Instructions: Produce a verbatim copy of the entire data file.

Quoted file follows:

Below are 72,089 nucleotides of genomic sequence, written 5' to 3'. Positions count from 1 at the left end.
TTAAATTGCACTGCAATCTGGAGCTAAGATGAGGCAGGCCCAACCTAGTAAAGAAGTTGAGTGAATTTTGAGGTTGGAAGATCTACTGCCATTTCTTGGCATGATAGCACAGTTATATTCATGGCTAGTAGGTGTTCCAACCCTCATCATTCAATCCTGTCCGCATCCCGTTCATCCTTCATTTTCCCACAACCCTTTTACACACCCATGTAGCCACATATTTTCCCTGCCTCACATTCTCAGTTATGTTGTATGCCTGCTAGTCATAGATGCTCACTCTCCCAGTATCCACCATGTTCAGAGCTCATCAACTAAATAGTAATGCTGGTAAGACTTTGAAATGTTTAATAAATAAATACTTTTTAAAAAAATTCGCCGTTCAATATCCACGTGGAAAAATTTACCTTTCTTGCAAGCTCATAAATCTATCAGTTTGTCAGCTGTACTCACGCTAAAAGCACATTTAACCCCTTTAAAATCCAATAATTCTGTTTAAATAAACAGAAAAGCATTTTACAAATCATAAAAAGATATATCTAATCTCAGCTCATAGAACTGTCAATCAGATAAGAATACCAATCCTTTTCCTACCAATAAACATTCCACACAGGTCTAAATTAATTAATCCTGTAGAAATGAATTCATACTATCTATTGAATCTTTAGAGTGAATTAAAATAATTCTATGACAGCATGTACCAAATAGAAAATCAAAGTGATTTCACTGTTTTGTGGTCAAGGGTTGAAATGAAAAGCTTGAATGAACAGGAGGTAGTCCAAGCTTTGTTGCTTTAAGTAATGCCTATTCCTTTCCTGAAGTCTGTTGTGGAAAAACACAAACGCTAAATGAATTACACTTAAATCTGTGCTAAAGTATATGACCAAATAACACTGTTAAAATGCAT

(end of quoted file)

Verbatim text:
Below are 72,089 nucleotides of genomic sequence, written 5' to 3'. Positions count from 1 at the left end.
TTAAATTGCACTGCAATCTGGAGCTAAGATGAGGCAGGCCCAACCTAGTAAAGAAGTTGAGTGAATTTTGAGGTTGGAAGATCTACTGCCATTTCTTGGCATGATAGCACAGTTATATTCATGGCTAGTAGGTGTTCCAACCCTCATCATTCAATCCTGTCCGCATCCCGTTCATCCTTCATTTTCCCACAACCCTTTTACACACCCATGTAGCCACATATTTTCCCTGCCTCACATTCTCAGTTATGTTGTATGCCTGCTAGTCATAGATGCTCACTCTCCCAGTATCCACCATGTTCAGAGCTCATCAACTAAATAGTAATGCTGGTAAGACTTTGAAATGTTTAATAAATAAATACTTTTTAAAAAAATTCGCCGTTCAATATCCACGTGGAAAAATTTACCTTTCTTGCAAGCTCATAAATCTATCAGTTTGTCAGCTGTACTCACGCTAAAAGCACATTTAACCCCTTTAAAATCCAATAATTCTGTTTAAATAAACAGAAAAGCATTTTACAAATCATAAAAAGATATATCTAATCTCAGCTCATAGAACTGTCAATCAGATAAGAATACCAATCCTTTTCCTACCAATAAACATTCCACACAGGTCTAAATTAATTAATCCTGTAGAAATGAATTCATACTATCTATTGAATCTTTAGAGTGAATTAAAATAATTCTATGACAGCATGTACCAAATAGAAAATCAAAGTGATTTCACTGTTTTGTGGTCAAGGGTTGAAATGAAAAGCTTGAATGAACAGGAGGTAGTCCAAGCTTTGTTGCTTTAAGTAATGCCTATTCCTTTCCTGAAGTCTGTTGTGGAAAAACACAAACGCTAAATGAATTACACTTAAATCTGTGCTAAAGTATATGACCAAATAACACTGTTAAAATGCAT